The junction pool, where the East and West Delaware branches come together at Hancock (it's also called Bard Parker, the name of a nearby plant that manufactures medical instruments), is heavily fished and interesting. Often colder than the East Branch, the West Branch enters the pool opposite from the access point. So the colder flows are concentrated by the far bank, and the larger rainbows frequently rise along the seam on that side. Instead of flogging the deep middle as so many anglers do, wade either the head or tail shallows to reach the colder water more easily. Because the Delaware River flows freely from this point all the way to Delaware Bay, trout frequently share this pool with a few striped bass, shad, and spawning sea lampreys, along with native smallmouths and walleyes.

[NEXT "Story Continued..."] MAIN STEM of the DELAWARE
This is very big water with pools that are more than 100 yards wide and a half mile long. The tailwater coming from upstream generally keeps the water here cold enough for trout to thrive from Hancock downstream 27 miles to Callicoon. Access is limited, and the best way to get to the river is at the bridge crossings, from which you can hike up- or downstream. Do not, as some fools used to do, attempt to drive downriver on the railroad bed. When the big freight trains come highballing through the valley, their engineers get righteously angry at idiot anglers impinging on their right-of-way.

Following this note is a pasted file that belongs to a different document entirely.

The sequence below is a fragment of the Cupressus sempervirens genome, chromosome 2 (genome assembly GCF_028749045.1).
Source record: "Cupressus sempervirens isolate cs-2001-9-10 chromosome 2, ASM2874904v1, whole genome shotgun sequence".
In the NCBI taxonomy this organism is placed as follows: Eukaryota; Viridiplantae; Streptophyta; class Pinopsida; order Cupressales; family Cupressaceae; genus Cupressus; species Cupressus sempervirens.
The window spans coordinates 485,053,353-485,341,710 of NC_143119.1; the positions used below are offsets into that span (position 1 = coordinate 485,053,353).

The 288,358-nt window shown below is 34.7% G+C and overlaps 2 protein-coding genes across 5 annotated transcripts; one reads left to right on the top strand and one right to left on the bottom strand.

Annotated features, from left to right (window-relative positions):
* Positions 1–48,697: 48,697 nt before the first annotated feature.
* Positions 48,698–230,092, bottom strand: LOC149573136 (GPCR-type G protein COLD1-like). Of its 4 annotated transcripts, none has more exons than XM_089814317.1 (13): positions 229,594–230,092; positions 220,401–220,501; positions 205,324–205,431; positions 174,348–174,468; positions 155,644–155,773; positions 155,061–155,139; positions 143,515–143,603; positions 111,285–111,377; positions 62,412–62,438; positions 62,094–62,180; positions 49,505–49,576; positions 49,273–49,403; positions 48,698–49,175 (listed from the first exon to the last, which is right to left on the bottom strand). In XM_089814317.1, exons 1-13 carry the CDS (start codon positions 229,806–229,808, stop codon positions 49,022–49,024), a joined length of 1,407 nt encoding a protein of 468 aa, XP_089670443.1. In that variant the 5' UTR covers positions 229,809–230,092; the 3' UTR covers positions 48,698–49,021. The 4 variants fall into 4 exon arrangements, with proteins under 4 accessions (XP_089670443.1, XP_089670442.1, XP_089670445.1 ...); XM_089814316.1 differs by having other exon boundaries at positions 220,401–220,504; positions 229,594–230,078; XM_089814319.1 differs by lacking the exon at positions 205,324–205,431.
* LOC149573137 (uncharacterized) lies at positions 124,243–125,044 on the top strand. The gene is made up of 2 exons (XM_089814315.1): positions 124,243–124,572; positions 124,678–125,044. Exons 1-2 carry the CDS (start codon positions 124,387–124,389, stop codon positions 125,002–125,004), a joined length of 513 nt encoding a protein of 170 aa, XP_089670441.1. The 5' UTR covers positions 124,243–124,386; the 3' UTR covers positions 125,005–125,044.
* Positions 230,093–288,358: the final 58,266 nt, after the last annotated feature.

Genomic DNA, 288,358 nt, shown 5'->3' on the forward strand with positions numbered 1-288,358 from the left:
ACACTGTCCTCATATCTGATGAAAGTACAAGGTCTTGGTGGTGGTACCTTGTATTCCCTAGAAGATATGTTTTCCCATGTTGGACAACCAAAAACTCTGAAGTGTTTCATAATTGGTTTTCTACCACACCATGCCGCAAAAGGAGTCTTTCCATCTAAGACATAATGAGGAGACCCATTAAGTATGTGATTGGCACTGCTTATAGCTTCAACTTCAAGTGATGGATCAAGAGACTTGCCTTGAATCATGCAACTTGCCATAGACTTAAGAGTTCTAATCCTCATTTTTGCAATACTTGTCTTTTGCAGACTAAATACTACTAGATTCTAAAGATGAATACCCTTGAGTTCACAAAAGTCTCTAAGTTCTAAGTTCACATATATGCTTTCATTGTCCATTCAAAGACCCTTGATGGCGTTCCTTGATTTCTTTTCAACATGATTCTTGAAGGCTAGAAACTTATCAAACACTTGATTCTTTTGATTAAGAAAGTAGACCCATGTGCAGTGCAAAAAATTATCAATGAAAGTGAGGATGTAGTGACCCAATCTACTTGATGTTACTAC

I love fishing down here, partly because the water is so big that I can get lost in it. The hatches are prolific, and some huge browns and rainbows lurk in the big pools. In the fading light of evening, find a slow-flowing section next to the faster water at the head of a pool. Watch that spot carefully. The big boys move into such places to rise at dusk. You won't see a splashy rise; only a soft dimple or maybe a dorsal fin gently cutting the surface.

A Magazine Runs Through It